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I have this query implemented in two ways:

SELECT race1, mode1
FROM organization 
WHERE condition = 1 LIMIT 1

UNION ALL

(SELECT race2, mode2
FROM   organization 
WHERE  condition = 1 LIMIT 1)

UNION ALL

(SELECT race, mode FROM  organization_new
WHERE PK_Id = 1)

And

SELECT race1, mode1
FROM organization 
WHERE condition = 1 LIMIT 1

UNION ALL

SELECT race2, mode2
FROM   organization 
WHERE  condition = 1 LIMIT 1

UNION ALL

SELECT race, mode FROM  organization_new
WHERE PK_Id = 1

As you can see, the difference is only in the parentheses in the first query. In the first query, I get the results as expected (gets all the values from all three selects, no explanation needed). But when I go ahead with the second query, I get results as desired but not as expected, that is only the values from first select which meets the WHERE clause. That is if there is a race1, mode1 where condition = 1, then I get only that result. If there isn't then I am getting race2, mode2 where condition = 1. If even the second select statement is empty, then I get the values according to third select statement. Why is UNION ALL behaving like an OR if no parentheses are provided?

Edit: I am using MySQL 5.0.51a

share|improve this question
    
you have to use same alias for all query ex:- race1 as race, mode1 as mode – sam_13 Apr 18 '12 at 8:34
    
@sam_13 that's not needed for MySQL, the column name will be the same as that in the first query. In this case race1 and mode1.. – nawfal Jun 8 '13 at 6:00
up vote 2 down vote accepted

That is because you are using LIMIT.

MySql reference says that if you want to use ORDER BY or LIMIT on individual selects, then you have to parantise these selects.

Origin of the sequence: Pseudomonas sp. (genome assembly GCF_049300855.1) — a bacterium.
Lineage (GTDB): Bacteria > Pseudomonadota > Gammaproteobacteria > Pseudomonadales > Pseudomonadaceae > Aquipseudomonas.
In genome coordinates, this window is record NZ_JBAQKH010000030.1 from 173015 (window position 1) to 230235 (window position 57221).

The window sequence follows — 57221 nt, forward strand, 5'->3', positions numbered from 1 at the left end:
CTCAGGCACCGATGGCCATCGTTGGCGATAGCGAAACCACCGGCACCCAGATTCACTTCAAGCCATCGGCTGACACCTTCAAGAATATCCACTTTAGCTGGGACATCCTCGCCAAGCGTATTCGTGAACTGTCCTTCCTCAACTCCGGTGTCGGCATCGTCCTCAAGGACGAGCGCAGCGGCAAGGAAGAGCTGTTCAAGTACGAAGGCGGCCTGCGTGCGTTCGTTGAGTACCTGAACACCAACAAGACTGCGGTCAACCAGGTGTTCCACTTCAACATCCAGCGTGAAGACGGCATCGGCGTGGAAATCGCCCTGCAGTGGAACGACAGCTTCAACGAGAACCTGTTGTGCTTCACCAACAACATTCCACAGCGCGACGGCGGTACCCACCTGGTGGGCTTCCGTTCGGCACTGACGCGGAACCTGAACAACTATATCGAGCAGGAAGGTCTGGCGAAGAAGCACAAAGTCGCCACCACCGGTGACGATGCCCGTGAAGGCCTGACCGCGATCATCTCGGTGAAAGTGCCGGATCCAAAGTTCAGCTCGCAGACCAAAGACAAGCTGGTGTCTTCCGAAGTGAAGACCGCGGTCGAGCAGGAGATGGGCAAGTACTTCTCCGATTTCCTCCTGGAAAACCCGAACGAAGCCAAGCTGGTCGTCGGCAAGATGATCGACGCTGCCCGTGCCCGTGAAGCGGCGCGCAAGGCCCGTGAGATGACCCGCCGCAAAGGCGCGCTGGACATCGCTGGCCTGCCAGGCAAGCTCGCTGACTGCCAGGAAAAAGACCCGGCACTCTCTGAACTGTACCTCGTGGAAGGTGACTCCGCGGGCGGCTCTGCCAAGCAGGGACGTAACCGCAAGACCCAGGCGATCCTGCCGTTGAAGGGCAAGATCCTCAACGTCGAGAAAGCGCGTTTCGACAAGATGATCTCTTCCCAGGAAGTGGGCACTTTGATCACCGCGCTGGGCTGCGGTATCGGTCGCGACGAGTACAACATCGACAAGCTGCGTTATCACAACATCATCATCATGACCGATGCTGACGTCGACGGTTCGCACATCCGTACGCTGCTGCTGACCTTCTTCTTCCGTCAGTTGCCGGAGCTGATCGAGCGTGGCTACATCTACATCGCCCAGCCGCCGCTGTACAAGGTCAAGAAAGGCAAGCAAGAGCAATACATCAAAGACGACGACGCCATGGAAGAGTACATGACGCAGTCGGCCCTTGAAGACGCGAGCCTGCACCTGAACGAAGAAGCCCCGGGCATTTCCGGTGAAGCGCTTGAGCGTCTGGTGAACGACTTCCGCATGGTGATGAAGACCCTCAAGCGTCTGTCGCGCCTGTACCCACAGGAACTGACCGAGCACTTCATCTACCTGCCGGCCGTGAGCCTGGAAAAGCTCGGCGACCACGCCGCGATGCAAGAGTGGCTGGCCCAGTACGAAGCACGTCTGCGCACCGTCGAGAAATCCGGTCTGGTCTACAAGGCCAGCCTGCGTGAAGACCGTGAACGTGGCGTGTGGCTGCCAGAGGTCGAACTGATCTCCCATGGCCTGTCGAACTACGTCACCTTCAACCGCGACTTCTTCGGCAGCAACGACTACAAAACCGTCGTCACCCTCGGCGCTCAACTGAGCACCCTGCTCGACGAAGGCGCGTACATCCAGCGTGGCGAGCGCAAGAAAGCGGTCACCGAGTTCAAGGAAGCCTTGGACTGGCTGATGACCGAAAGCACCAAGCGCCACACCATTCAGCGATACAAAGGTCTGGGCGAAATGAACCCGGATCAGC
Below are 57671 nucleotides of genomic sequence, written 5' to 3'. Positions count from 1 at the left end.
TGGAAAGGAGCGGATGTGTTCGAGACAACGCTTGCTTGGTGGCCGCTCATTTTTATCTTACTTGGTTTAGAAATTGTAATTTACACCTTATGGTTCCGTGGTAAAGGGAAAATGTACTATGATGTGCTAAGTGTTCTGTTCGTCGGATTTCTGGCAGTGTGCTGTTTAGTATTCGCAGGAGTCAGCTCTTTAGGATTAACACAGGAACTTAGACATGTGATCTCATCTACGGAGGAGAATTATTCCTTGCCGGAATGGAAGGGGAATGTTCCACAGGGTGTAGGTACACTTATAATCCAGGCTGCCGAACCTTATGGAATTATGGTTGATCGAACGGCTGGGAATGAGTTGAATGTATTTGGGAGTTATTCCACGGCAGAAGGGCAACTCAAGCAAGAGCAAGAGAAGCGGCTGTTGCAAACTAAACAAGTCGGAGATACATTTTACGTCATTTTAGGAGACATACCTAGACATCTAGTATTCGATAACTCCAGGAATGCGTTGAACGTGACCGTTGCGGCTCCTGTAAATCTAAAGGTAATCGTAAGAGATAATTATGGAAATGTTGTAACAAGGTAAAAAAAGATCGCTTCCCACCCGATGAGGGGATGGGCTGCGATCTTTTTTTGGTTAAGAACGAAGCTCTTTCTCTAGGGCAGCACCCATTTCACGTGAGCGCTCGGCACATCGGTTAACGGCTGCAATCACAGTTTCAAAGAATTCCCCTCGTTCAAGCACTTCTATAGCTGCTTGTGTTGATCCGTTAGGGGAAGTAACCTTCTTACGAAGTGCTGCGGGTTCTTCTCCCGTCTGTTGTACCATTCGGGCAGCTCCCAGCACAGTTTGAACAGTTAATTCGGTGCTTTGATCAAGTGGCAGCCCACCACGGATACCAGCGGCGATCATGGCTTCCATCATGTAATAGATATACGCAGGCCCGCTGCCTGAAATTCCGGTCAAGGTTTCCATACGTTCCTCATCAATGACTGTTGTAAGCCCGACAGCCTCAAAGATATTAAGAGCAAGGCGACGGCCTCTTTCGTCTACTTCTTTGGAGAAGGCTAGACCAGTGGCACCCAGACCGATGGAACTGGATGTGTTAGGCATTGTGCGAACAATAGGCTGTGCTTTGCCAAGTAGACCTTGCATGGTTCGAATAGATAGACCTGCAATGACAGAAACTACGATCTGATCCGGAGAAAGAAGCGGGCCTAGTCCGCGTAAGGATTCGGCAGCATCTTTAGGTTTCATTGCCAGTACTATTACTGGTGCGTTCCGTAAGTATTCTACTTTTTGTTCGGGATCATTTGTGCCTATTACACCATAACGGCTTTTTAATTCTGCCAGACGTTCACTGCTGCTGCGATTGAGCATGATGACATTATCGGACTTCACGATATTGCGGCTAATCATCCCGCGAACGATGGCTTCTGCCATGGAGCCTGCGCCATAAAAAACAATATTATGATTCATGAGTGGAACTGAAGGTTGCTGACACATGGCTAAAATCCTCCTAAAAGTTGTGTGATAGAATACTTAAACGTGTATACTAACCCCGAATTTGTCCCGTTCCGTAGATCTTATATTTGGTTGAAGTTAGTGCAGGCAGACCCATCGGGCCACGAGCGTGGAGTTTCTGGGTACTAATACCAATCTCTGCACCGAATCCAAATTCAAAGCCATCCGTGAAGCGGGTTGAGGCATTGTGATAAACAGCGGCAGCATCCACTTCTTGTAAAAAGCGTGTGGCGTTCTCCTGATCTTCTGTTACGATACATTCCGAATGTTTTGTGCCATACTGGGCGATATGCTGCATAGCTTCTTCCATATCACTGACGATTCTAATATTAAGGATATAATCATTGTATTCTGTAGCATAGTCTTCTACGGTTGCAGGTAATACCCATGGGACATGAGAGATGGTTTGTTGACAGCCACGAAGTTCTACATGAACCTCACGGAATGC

Example (From MySQL reference):

To apply ORDER BY or LIMIT to an individual SELECT, place the clause inside the parentheses that enclose the SELECT:

(SELECT a FROM t1 WHERE a=10 AND B=1 ORDER BY a LIMIT 10)
UNION
(SELECT a FROM t2 WHERE a=11 AND B=2 ORDER BY a LIMIT 10);

Resource can be found here: http://dev.mysql.com/doc/refman/5.0/en/union.html

EDIT: Changed reference link because previous one was for version 5.5 . But answer dont change.

share|improve this answer
    
Ok I get it thanks for that. My question is if I do not want the union of all, but just like how it is working with my second query (with no brackets) like an OR can I safely go ahead with the second query? – nawfal Apr 18 '12 at 9:17
    
My guess is that this wouldnt be really valid MySQL. Since I could not found this behavior in reference i posted and how I understand your query is working like thet only because of LIMIT. When parser parses code it SELECTs the data and sees LIMIT. Since select is not in parentheses it is understood as end of query (look in reference where is written about LIMIT and ORDER BY for all UNION). And if SELECT is empty it optimizes and jumps over SELECT to the next one. To check if this works try to change 2. and 3. SELECT places. Then try if query can go to 3. if 1. and 2. is empty. – Jānis Gruzis Apr 18 '12 at 9:48
    
@Janis thanks.. Yes it works, without that much testing I wouldn't ask you :) I can even do this: (SELECT a FROM t1 WHERE a=10 AND B=1 ORDER BY a LIMIT 10) UNION (SELECT a FROM t2 WHERE a=11 AND B=2 ORDER BY a LIMIT 10) LIMIT 1; as mentioned in original documentation – nawfal Apr 18 '12 at 9:57

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